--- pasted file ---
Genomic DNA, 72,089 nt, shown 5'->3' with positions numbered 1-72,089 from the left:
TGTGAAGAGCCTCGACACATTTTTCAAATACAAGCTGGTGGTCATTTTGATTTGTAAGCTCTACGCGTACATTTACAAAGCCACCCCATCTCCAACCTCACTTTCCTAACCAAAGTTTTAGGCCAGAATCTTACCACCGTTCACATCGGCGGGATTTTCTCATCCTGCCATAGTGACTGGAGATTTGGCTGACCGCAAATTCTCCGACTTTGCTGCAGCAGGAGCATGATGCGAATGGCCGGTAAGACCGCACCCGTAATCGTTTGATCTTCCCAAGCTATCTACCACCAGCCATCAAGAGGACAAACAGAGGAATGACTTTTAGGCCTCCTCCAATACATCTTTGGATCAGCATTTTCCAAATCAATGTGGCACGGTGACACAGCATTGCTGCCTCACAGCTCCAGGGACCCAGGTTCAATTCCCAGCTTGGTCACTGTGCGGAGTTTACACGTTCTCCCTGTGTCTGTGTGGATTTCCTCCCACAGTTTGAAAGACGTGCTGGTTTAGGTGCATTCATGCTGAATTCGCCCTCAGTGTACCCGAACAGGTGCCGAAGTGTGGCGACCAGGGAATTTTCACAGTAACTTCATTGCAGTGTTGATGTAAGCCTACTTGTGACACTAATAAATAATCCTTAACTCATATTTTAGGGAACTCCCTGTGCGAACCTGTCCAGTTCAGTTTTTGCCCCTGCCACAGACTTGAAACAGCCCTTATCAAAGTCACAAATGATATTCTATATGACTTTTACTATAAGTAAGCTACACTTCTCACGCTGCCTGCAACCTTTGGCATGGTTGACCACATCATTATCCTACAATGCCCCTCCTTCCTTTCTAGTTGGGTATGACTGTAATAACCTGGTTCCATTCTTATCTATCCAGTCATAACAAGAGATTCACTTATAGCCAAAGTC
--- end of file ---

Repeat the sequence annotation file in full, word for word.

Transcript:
Genomic DNA, 72,089 nt, shown 5'->3' with positions numbered 1-72,089 from the left:
TGTGAAGAGCCTCGACACATTTTTCAAATACAAGCTGGTGGTCATTTTGATTTGTAAGCTCTACGCGTACATTTACAAAGCCACCCCATCTCCAACCTCACTTTCCTAACCAAAGTTTTAGGCCAGAATCTTACCACCGTTCACATCGGCGGGATTTTCTCATCCTGCCATAGTGACTGGAGATTTGGCTGACCGCAAATTCTCCGACTTTGCTGCAGCAGGAGCATGATGCGAATGGCCGGTAAGACCGCACCCGTAATCGTTTGATCTTCCCAAGCTATCTACCACCAGCCATCAAGAGGACAAACAGAGGAATGACTTTTAGGCCTCCTCCAATACATCTTTGGATCAGCATTTTCCAAATCAATGTGGCACGGTGACACAGCATTGCTGCCTCACAGCTCCAGGGACCCAGGTTCAATTCCCAGCTTGGTCACTGTGCGGAGTTTACACGTTCTCCCTGTGTCTGTGTGGATTTCCTCCCACAGTTTGAAAGACGTGCTGGTTTAGGTGCATTCATGCTGAATTCGCCCTCAGTGTACCCGAACAGGTGCCGAAGTGTGGCGACCAGGGAATTTTCACAGTAACTTCATTGCAGTGTTGATGTAAGCCTACTTGTGACACTAATAAATAATCCTTAACTCATATTTTAGGGAACTCCCTGTGCGAACCTGTCCAGTTCAGTTTTTGCCCCTGCCACAGACTTGAAACAGCCCTTATCAAAGTCACAAATGATATTCTATATGACTTTTACTATAAGTAAGCTACACTTCTCACGCTGCCTGCAACCTTTGGCATGGTTGACCACATCATTATCCTACAATGCCCCTCCTTCCTTTCTAGTTGGGTATGACTGTAATAACCTGGTTCCATTCTTATCTATCCAGTCATAACAAGAGATTCACTTATAGCCAAAGTC